Friday, February 19, 2016

Day 19 - Ada Grace Varnon

In December of 2013, we brought home our first adopted son, Asa Grant Varnon.

During his two years in China, Asa was loved and cared for by the wonderful nannies and staff at New Day South.

This allowed Asa to attach and adjust to our family quickly and smoothly.  His adoption process convinced us that we wanted to adopt again.

Four months later, we spotted another New Day South treasure on our agency's waiting child list.  We quickly inquired about this princess only to learn that several families were already viewing her file.  We added our name to her pool of interested families and prayed for the Lord's will to be done.

Within a few days, we received a phone call from our agency.  Our social worker asked if we were still interested in adopting the little princess from New Day South.  As it turned out, after having her file reviewed by cardiologists, the other families couldn't commit to her medical needs.

Our little princess had a list of diagnosis, all of which we knew nothing about.  All we knew was she deserved a family regardless of her life expectancy.

We named our little princess Ada Grace Varnon.

Ada was diagnosed with a complex congenital heart defect called Double Outlet Right Ventricle, DORV.  She also had a Atrial Septal Defect, ASD, Ventricular Septal Defect, VSD, and Patent Ductus Arteriosus, PDA.

In the orphanage in China, Ada shared a plywood lined crib with two other heart babies.  The staff at New Day South visited her orphanage and analyzed the three babies' medical needs.  They decided to help the most fragile baby, but by the time they returned to the orphanage, two of the fragile babies had died.  Our princess was a survivor.

Ada was taken to New Day South and within a couple of days she underwent her first open-heart surgery at 11 months old.  The surgery went well, but five weeks later Ada developed Chylothorax.

Chylothorax is a type of pleural effusion.  It is when lymphatic fluid called chyle accumulates in the pleural cavity.  It is rare in children, and can cause significant respiratory distress, malnutrition, and immunodeficiency.

Ada remained in the hospital in China for 4 months with the doctors giving her little hope.  In addition to chylothorax the lining of her heart was infected and she had a blood clot, pneumonia, and staph.  In the end, our princess defied the odds and survived again.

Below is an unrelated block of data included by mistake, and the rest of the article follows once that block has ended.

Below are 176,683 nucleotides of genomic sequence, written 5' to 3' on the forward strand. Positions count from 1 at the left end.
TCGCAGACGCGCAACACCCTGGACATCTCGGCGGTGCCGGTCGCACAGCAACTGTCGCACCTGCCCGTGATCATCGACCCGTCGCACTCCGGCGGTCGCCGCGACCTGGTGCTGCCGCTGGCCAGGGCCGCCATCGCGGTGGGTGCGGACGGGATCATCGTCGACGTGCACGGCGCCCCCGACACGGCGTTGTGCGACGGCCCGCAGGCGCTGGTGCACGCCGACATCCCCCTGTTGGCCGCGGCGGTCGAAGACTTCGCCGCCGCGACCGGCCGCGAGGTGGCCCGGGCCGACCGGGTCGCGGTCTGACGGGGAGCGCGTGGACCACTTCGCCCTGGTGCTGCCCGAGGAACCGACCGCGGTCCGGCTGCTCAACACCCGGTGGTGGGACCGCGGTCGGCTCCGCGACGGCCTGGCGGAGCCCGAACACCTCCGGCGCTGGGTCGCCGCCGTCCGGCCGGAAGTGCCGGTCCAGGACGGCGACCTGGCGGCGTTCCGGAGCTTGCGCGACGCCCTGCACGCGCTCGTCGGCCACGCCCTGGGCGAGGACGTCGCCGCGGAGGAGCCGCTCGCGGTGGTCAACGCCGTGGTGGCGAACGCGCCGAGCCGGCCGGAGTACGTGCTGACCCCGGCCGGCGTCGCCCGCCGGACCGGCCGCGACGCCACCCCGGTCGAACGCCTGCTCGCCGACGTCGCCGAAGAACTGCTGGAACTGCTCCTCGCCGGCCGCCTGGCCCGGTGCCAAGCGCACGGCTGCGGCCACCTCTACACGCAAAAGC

Our princess was 2 1/2 years old when we brought her home.

We knew she needed additional surgeries, but we were clueless how to get started.  We contacted Andrea with Little Hearts Medical for advice.  Andrea explained each of Ada's cardiac defects and suggested great resources to help us learn more about Ada's anatomy.  She also encouraged us to reach out to the top ranked cardiac centers.  Her best advice was to seek multiple opinions.

First, we took Ada to a pediatric cardiologist in Birmingham, Alabama.  It was his opinion that Ada's heart could not be repaired, but she would be a candidate for palliative care.  He believed Ada's left ventricle was too small to be effective; therefore, she would have to live with a single ventricle heart.  He explained to us that living with half of a heart equates to living half of a normal life expectancy.

We sought a second opinion in Atlanta, Georgia, but received the same news.  Ada's heart defects could not be repaired, but she would be a candidate for a palliative surgery called the Fontan.  The cardiologist in Atlanta warned us there was a possibility Ada would suffer complications similar to what she experienced in China.

Ada's Fontan surgery was in May of 2015.

The surgery went well, but unfortunately, she developed chylothorax again.  She was prescribed diuretics, Lasix, and a fat free diet to try to treat and prevent the chylous fluid from replenishing itself.  Other than having drainage tubes coming from both sides, Ada seemed to feel fine.

The fat free diet didn't seem to bother her either.

Unfortunately, this conservative approach did not work.

Next, Ada's cardiac team wanted to try a more aggressive approach of complete parenteral nutrition.  We could not deny Ada food and water, so we declined this option.

Eventually, we convinced the team to try a surgical treatment.  They attempted to ligate Ada's thoracic duct.  Unfortunately, they didn't take into consideration the fat free diet Ada had been on for several weeks, which caused her veins to be flat and floppy.  The thoracic duct ligation was unsuccessful.

Needless to say, we were disappointed.  We felt like we weren't making progress and we were losing trust in the cardiologists.  We requested to be transferred back to the surgeons's services.

Within 24 hours of being back under the surgeon's services, Ada had a heart cath that revealed a small restricted ASD, which was causing extremely high pressures within her heart, thus causing the chylous pleural effusion.  She had another open-heart surgery to widen the ASD in an attempt to lower her pressures and dry-up the pleural effucion.  It worked!

Within a week of the second surgery, Ada was home and headed to the mall to shop.

Ada has been such a blessing to our family and has taught us many valuable lessons.

We have learned life is too short to sweat the small stuff.  We have stopped taking ourselves so seriously, and started living life to its fullest!

Stay tuned . . . this fall we will travel to China to bring home another New Day South heart princess.

blog: From A to C

1 comments: said...

Beautiful story!! And I just LOVE that you are heading back for another blessing!

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